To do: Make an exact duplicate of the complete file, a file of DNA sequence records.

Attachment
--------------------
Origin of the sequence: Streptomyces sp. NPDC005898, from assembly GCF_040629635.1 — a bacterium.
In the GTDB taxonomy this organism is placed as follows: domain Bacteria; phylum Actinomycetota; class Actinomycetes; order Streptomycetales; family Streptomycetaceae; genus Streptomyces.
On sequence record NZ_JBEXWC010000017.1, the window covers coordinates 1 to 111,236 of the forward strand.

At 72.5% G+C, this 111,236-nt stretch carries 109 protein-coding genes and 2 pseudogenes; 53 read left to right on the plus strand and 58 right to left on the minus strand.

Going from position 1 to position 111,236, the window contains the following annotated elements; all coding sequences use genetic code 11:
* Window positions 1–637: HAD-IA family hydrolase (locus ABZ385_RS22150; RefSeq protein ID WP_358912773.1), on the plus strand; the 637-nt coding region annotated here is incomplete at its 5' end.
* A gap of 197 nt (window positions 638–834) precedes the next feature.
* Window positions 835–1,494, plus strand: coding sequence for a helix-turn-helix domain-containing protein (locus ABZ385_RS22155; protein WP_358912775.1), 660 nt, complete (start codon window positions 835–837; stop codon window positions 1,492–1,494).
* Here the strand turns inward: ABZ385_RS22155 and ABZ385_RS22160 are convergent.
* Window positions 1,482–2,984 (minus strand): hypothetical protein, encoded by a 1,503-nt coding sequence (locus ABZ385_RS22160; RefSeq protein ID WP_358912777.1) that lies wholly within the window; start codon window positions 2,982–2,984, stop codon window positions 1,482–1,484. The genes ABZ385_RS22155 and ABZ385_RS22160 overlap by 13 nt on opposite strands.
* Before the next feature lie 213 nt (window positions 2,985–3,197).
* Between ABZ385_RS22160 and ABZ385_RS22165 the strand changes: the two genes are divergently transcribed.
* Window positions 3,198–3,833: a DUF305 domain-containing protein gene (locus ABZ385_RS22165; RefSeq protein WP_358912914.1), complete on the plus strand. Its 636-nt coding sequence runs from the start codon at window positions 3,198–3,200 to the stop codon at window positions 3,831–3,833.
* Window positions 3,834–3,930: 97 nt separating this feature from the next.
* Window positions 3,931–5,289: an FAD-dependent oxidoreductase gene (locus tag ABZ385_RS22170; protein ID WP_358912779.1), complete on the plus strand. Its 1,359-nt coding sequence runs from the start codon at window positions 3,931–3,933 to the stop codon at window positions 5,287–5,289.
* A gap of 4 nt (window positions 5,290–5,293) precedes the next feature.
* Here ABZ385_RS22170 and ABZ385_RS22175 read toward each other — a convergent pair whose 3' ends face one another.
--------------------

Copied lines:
Origin of the sequence: Streptomyces sp. NPDC005898, from assembly GCF_040629635.1 — a bacterium.
In the GTDB taxonomy this organism is placed as follows: domain Bacteria; phylum Actinomycetota; class Actinomycetes; order Streptomycetales; family Streptomycetaceae; genus Streptomyces.
On sequence record NZ_JBEXWC010000017.1, the window covers coordinates 1 to 111,236 of the forward strand.

At 72.5% G+C, this 111,236-nt stretch carries 109 protein-coding genes and 2 pseudogenes; 53 read left to right on the plus strand and 58 right to left on the minus strand.

Going from position 1 to position 111,236, the window contains the following annotated elements; all coding sequences use genetic code 11:
* Window positions 1–637: HAD-IA family hydrolase (locus ABZ385_RS22150; RefSeq protein ID WP_358912773.1), on the plus strand; the 637-nt coding region annotated here is incomplete at its 5' end.
* A gap of 197 nt (window positions 638–834) precedes the next feature.
* Window positions 835–1,494, plus strand: coding sequence for a helix-turn-helix domain-containing protein (locus ABZ385_RS22155; protein WP_358912775.1), 660 nt, complete (start codon window positions 835–837; stop codon window positions 1,492–1,494).
* Here the strand turns inward: ABZ385_RS22155 and ABZ385_RS22160 are convergent.
* Window positions 1,482–2,984 (minus strand): hypothetical protein, encoded by a 1,503-nt coding sequence (locus ABZ385_RS22160; RefSeq protein ID WP_358912777.1) that lies wholly within the window; start codon window positions 2,982–2,984, stop codon window positions 1,482–1,484. The genes ABZ385_RS22155 and ABZ385_RS22160 overlap by 13 nt on opposite strands.
* Before the next feature lie 213 nt (window positions 2,985–3,197).
* Between ABZ385_RS22160 and ABZ385_RS22165 the strand changes: the two genes are divergently transcribed.
* Window positions 3,198–3,833: a DUF305 domain-containing protein gene (locus ABZ385_RS22165; RefSeq protein WP_358912914.1), complete on the plus strand. Its 636-nt coding sequence runs from the start codon at window positions 3,198–3,200 to the stop codon at window positions 3,831–3,833.
* Window positions 3,834–3,930: 97 nt separating this feature from the next.
* Window positions 3,931–5,289: an FAD-dependent oxidoreductase gene (locus tag ABZ385_RS22170; protein ID WP_358912779.1), complete on the plus strand. Its 1,359-nt coding sequence runs from the start codon at window positions 3,931–3,933 to the stop codon at window positions 5,287–5,289.
* A gap of 4 nt (window positions 5,290–5,293) precedes the next feature.
* Here ABZ385_RS22170 and ABZ385_RS22175 read toward each other — a convergent pair whose 3' ends face one another.